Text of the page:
This weekend, I made my own little mushrooms to brighten up my oft-neglected houseplants.
I've definitely had mushrooms on the mind. The woods where I live are full of all sizes, shapes, and colors of them. I love how they emerge so quickly from below the ground, pushing aside leaves and pine needles as they grow.
I took these three photos just in the last week:
Today's project was inspired by these beautiful discoveries, and by the acorns which have been falling from the oaks the last few weeks. Pick up a few caps the next time you're walking in the woods or a park, and you're on your way to making these sweet mini-mushrooms. They're meant to be inserted into the soil of a houseplant, but if you'd rather have them sit on their own, keep reading for alternate directions.
First, collect a few brown acorn caps. (If the caps are fresh and green, they'll shrink and possibly crack.) If the cap has any kind of a stem at the top, use a pair of scissors to lop it off.
Then, choose a modeling material. I made this craft with both white Sculpey (though any bake-able polymer clay will do) and plain Paperclay. The main benefit to the Sculpey is that you can paint your mushroom soon after you bake it. Paperclay is a bit easier and softer to handle and sculpt, but you'll have to wait at least 24 hours (and sometimes longer) for the clay to dry before painting, and waiting is difficult for antsy kids or impatient grown-ups.
Using either modeling clay, start by pinching off a blob and pressing it into the underside of a clean, dry acorn cap.
Next, sculpt the stem. Roll a piece of clay into a fat log shape. Insert a toothpick through the stem piece. Leave about a quarter inch of the pick sticking out from the top of the stem. Gently press the sides of the stem so the toothpick is gripped tightly inside.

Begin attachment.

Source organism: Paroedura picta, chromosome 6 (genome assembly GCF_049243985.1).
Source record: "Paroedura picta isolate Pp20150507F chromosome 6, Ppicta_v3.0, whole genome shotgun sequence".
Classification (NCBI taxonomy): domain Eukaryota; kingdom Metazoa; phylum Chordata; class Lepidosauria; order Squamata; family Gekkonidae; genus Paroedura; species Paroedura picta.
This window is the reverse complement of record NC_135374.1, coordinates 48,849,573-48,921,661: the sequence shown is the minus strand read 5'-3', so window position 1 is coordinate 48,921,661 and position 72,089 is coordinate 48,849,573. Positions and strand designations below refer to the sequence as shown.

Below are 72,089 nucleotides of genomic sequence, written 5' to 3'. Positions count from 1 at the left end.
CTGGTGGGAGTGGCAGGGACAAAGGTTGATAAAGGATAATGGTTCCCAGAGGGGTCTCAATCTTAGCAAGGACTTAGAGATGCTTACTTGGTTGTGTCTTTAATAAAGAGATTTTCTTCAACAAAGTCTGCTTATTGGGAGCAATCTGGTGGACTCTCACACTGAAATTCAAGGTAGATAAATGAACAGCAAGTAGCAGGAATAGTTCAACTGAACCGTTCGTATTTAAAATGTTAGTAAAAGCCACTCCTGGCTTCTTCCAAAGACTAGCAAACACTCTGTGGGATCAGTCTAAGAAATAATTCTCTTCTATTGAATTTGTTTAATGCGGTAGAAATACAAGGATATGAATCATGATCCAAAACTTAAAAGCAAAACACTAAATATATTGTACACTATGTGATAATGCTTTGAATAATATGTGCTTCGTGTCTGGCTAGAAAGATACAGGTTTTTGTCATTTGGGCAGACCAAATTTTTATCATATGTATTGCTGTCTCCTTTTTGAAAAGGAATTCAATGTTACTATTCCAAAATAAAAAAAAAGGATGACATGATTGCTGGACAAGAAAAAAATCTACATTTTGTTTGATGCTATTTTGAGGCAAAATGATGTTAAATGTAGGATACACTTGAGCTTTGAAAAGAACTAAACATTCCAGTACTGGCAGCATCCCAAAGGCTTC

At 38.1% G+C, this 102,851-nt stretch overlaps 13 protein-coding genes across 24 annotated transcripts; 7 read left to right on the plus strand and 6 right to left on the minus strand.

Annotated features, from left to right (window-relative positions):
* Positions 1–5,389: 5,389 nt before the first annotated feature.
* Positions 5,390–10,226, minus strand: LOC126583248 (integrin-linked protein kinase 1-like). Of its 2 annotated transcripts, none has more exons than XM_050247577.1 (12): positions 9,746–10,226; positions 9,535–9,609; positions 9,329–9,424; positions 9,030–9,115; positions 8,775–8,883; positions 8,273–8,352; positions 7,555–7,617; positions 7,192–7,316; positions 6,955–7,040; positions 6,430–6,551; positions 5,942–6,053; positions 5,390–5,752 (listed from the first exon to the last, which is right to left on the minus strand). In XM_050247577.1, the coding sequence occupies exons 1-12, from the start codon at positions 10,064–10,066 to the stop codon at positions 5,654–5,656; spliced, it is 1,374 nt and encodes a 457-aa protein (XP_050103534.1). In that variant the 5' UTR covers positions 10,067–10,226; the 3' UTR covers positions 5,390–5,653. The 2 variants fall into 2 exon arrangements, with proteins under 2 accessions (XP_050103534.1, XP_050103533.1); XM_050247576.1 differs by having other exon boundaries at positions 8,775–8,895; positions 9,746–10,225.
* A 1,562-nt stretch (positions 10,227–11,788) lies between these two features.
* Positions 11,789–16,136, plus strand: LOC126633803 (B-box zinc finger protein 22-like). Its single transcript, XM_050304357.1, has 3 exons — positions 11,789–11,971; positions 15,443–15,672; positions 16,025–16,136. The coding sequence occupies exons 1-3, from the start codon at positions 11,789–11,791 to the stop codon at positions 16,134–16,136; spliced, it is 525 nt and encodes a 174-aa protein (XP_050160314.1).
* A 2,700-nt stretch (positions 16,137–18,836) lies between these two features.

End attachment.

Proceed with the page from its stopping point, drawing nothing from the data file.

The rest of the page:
Next, simply insert the stem into the cap. This is a Paperclay mushroom, FYI:
[Alternate, free-standing mushroom version: Use strong scissors to trim the toothpick at the base of the stem so it's flush with the clay. Smooth clay over the toothpick end. Set the mushroom upright, and adjust the position of the cap and stem so it can sit without help. If using Paperclay, let it dry as it sits. If using Sculpey, carefully lay it on its side to bake. Don't move it again until it's cool; the clay softens when baking.]
Here are two mushrooms I sculpted out of Sculpey. To bake them, lay them on their sides on a foil-covered baking pan. Don't worry: the temperature at which the clay bakes isn't high enough to scorch the toothpicks or acorn caps.
Once your mushrooms are baked and/or dry, paint them as you wish with acrylic craft paint. [A tip: You may end up covering the entire mushroom with paint, only to realize you have no safe way to set it down to dry. Not that I would ever do such a thing. *ahem.* Try taping the toothpick end of the mushroom to the side of a coffee mug, with the mushroom jutting above the mug's rim.]
Here's another tip, though feel free to ignore it, especially if you're making stuff with kids: For the nicest, most even, and brightest results, paint the entire thing with white paint first. Let it dry, then paint on the color.
Here's another angle that better shows how I painted the undersides of mine. Again, I went fancy, because sometimes I do that.
If you make acorn-cap mushrooms, I'd love to see how they turned out!
I'm Debbie Way, an artist and writer who enjoys making things.